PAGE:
Thursday, 17 May 2018

Gathering in the estate

Gathering in the estate

Once the inheritance tax account has been delivered and the Grant of Probate or Letters of Administration has been issued the executor or administrator (“the Personal Representative”) can then start to gather in the assets of the estate.

Generally speaking this is likely to include the following where appropriate:

  • Selling any house or land owned by the deceased;
  • Selling any shares or other similar investments;
  • Claiming any life policy proceeds on behalf of the estate;
  • Closing bank or building society accounts; and/or
  • When adequate funds are in hand paying discharging the liabilities of the estate.

Personal Representatives will need to open a special account with a bank unless they have solicitors acting for them, in which case the solicitor may be able to hold funds on behalf of the estate.

It is during this stage that Personal Representatives need to mindful about capital gains tax (“CGT”). If certain assets have increased in value since the deceased died there may be a CGT liability.

Provided that there are adequate funds to discharge the liabilities and expenses of the estate the executors or administrators need to discuss with beneficiaries whether they wish to take assets in specie (i.e. as they are) rather than receiving cash from the estate. For example, a beneficiary may wish to retain a property or shares as part of their entitlement rather than asking the Personal Representative to sell the assets and give them the proceeds from the sale. The transfer of assets from personal representatives to beneficiaries in specie (called an appropriation or assent) can be a useful tool for mitigating any CGT if done properly. This is technically part of the distribution of the estate which will be the subject of a blog tomorrow.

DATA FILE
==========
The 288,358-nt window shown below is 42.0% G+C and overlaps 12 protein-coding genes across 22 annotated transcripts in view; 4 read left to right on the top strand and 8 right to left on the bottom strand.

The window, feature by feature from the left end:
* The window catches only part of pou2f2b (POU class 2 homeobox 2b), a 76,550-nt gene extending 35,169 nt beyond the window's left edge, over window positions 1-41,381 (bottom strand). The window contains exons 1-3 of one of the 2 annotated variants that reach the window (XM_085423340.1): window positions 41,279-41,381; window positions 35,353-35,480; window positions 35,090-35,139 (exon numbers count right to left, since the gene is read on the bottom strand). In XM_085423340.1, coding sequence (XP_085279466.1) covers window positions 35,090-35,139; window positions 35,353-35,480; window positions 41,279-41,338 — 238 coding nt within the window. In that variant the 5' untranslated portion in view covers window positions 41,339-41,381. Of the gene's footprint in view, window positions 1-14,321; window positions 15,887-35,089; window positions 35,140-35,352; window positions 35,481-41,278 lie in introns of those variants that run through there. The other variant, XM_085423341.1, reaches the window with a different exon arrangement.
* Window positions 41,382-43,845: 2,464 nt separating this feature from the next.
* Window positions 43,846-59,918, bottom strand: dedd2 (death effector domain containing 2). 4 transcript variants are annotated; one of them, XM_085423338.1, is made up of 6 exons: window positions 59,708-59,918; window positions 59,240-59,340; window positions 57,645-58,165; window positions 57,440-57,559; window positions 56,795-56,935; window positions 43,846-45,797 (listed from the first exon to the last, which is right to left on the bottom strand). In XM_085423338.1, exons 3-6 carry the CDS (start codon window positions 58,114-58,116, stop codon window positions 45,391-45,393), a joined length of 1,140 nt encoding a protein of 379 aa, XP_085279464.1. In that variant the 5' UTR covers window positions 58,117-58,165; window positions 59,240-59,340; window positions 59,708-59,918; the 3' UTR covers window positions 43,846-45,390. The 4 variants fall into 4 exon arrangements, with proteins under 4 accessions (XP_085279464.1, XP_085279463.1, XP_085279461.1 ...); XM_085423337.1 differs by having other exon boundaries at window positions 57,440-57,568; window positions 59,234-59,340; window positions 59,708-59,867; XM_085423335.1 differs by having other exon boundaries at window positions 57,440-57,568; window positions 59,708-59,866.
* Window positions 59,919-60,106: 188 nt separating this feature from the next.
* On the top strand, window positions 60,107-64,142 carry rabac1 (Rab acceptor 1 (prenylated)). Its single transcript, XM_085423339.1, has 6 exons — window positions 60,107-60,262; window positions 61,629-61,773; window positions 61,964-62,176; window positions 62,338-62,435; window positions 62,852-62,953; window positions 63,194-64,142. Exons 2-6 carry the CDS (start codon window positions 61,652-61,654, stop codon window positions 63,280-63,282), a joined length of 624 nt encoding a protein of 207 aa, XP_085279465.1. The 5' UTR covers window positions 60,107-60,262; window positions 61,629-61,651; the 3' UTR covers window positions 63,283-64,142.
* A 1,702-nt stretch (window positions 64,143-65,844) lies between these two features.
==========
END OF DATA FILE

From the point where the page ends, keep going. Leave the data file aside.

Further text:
Also during this stage Personal Representatives may wish to advertise for creditors of the estate to come forward under the Trustee Act 1925. These notices offer protection to Personal Representatives who (a) have made full enquiries to see what liabilities the deceased had (b) have paid the liabilities that they had notice of and (c) have distributed the estate to the beneficiaries before a liability they are unaware of comes to their attention. Such notices do not invalidate the liability but it does mean that the beneficiaries can be pursued for payment by the creditor rather than the Personal Representative personally.

Personal Representatives also need to be mindful of their obligations to report changes to HMRC in relation to inheritance tax (“IHT”). A good example would be if the Personal Representative becomes aware of other assets that they were not aware of. Further. The Personal Representative needs to be aware of matters like loss on sale relief which can allow certain assets sold at a loss within specific timescales to be reported to HMRC and for a refund of IHT to follow.

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